Gaghan was the writer of Traffic and it's obvious he's going for the same feel here: an interwoven, densely-packed series of threads, with a message that things are more complex than they seem. The results here are much less satisfying, with the end result meriting not much more than a confused shake of the head. It centers on a CIA agent (Damon), an energy analyst (Damon) and a lawyer (Wright), whose paths cross over the petroleum rights for a fictional Middle Eastern kingdom. US government policy, business interests, family politics, terrorism, and oil dependence all come into play, as the factions jostle to ensure things play out the way they want them.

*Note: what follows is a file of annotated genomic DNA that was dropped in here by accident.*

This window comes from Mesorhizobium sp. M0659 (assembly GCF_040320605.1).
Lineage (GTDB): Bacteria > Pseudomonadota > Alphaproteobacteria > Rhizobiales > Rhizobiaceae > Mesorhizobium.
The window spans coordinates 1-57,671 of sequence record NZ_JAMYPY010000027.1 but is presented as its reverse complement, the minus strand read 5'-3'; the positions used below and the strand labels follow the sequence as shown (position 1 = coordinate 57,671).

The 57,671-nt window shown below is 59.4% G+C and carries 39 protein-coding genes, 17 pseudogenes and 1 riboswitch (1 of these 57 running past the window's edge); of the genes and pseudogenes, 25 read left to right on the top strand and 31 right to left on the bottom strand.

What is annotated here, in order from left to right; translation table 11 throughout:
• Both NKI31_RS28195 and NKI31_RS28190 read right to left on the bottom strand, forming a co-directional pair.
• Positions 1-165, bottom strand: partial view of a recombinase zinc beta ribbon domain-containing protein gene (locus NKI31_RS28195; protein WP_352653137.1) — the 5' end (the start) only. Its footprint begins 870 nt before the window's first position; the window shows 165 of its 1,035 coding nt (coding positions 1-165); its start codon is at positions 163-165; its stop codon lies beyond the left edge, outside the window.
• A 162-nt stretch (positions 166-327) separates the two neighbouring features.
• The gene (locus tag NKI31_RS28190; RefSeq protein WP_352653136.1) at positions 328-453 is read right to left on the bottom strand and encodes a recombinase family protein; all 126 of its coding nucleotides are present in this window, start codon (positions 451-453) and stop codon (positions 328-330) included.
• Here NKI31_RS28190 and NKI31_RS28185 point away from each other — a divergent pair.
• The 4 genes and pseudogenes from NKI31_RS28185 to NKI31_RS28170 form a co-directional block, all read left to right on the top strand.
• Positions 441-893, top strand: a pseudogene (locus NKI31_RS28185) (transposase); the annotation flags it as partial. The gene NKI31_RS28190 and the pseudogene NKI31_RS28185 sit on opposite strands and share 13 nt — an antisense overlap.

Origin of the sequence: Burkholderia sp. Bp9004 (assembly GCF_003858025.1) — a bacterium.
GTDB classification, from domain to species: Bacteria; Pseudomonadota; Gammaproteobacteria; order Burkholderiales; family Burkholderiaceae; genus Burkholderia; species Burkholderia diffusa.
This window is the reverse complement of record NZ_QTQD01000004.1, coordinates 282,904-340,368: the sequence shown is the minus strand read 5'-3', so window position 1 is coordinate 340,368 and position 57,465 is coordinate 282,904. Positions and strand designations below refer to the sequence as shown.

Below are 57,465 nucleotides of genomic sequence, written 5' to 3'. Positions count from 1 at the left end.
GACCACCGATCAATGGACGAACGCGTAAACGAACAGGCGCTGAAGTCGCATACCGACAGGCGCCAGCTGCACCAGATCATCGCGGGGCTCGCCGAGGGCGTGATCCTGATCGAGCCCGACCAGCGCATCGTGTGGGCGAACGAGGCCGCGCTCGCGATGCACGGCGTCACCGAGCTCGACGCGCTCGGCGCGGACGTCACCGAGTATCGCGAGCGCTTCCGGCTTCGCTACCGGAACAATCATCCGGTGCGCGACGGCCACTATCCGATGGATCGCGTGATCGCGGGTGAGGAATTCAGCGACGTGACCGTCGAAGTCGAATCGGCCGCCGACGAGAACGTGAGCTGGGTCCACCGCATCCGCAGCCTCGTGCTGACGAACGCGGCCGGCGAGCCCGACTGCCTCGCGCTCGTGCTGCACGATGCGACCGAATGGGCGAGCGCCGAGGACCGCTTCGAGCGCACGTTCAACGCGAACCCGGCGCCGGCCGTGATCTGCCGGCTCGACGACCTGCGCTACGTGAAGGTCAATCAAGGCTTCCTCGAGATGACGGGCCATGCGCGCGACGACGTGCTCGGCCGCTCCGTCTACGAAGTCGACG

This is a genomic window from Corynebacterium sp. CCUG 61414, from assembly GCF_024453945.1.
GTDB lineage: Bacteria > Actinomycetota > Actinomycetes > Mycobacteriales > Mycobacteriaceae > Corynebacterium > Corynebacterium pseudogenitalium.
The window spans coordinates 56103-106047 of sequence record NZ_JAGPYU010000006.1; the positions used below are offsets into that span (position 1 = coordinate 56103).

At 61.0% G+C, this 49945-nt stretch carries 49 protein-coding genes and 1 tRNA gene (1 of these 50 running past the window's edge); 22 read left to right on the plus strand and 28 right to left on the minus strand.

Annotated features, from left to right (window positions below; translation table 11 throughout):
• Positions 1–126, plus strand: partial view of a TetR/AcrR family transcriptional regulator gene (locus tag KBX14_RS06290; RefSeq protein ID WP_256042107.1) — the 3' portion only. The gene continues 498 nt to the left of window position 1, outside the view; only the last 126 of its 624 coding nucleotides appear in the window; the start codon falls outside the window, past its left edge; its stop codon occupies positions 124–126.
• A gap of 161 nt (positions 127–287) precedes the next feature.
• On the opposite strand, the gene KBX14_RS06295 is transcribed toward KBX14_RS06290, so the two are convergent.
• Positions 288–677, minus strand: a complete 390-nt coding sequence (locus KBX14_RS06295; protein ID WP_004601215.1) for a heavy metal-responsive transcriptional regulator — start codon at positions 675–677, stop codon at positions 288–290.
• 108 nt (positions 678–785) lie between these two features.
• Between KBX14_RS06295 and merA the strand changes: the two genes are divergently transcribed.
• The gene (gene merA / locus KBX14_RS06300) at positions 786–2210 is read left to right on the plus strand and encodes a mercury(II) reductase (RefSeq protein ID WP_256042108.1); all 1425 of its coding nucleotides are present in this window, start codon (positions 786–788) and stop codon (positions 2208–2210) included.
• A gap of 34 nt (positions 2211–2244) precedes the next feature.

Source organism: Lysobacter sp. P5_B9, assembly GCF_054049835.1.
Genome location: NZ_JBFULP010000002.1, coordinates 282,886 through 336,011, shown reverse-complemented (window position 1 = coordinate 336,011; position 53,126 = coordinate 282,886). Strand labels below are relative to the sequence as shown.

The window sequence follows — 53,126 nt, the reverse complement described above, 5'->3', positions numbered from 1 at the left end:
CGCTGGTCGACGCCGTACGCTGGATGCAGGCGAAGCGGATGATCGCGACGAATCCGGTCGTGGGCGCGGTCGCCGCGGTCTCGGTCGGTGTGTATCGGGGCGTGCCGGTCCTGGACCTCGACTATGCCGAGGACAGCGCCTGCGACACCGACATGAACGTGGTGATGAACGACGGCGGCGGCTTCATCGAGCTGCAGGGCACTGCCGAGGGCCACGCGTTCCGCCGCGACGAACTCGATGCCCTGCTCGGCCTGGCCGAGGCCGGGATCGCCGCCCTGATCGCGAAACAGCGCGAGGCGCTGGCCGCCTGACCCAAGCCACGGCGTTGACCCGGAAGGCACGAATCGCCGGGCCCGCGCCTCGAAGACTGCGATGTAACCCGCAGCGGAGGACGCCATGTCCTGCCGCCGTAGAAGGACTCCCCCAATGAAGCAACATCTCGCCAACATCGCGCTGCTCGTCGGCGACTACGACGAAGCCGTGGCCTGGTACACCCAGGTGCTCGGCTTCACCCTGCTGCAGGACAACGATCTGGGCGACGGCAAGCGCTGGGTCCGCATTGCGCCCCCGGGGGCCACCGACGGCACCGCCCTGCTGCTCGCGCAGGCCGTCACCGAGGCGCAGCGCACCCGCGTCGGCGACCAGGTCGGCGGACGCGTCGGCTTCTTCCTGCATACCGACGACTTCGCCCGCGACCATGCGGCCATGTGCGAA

Certainly, it's plausible, and there's something to be said for the way everyone is only defined in shades of grey, with a very small change in spectrum between heroes and villains. But I can't say that it makes for enthralling cinema, since we can't find much reason to root for one party, or even against any other. Really, "I can see your point of view," is a good thing to have for a geopolitical discussion, but for a movie...less so. The film leaps around in space like an amphetamine-crazed Powerpoint presentation - Geneva! Washington! The Middle East! Spain! - but there's never much of a sense of escalation or development, with the characters seeming little more than pawns, both of each other, and the director, to be pushed around at a whim. Imagine a political science lecture from a professor with interesting material but very little charisma, and that's what this feels like.